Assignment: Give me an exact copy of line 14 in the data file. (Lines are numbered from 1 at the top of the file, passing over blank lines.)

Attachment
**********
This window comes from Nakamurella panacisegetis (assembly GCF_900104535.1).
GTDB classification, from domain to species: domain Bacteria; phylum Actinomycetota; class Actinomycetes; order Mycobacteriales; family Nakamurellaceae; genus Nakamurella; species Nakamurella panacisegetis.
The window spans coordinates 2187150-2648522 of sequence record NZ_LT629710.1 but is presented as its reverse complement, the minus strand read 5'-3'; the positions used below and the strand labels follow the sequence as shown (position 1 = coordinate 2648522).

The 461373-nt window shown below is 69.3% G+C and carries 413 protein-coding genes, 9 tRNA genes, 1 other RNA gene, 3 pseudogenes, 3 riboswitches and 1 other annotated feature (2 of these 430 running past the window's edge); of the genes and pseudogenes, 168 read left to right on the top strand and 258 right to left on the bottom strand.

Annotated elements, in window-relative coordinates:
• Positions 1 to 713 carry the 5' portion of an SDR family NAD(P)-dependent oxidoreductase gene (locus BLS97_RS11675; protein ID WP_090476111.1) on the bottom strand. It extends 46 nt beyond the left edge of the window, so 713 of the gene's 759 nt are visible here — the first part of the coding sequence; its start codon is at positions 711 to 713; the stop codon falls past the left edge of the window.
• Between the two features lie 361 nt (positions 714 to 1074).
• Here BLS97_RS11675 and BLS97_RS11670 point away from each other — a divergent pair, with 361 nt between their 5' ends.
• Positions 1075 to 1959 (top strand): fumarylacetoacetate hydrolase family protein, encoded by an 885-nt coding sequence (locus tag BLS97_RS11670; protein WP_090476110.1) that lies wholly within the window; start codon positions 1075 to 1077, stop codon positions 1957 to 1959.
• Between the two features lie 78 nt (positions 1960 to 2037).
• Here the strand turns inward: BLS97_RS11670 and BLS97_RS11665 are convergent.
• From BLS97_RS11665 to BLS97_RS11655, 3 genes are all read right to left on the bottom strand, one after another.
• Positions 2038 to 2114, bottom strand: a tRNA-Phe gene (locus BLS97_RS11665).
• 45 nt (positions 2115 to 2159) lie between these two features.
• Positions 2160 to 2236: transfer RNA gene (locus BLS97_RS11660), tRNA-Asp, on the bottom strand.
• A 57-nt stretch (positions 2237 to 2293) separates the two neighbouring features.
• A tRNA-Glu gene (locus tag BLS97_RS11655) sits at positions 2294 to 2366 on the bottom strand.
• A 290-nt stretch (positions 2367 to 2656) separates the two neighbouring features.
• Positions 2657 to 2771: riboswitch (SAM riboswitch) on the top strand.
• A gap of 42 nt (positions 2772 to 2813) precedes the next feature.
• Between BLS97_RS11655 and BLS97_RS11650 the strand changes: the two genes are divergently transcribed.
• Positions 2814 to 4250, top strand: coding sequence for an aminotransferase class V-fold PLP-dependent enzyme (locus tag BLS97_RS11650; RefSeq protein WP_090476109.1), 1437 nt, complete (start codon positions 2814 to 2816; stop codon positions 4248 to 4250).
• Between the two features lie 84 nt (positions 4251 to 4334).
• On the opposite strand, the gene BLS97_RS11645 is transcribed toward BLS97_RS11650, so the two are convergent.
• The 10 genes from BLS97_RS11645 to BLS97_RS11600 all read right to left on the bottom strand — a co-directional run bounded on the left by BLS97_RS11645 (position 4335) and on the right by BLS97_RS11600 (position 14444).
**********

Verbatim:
• 45 nt (positions 2115 to 2159) lie between these two features.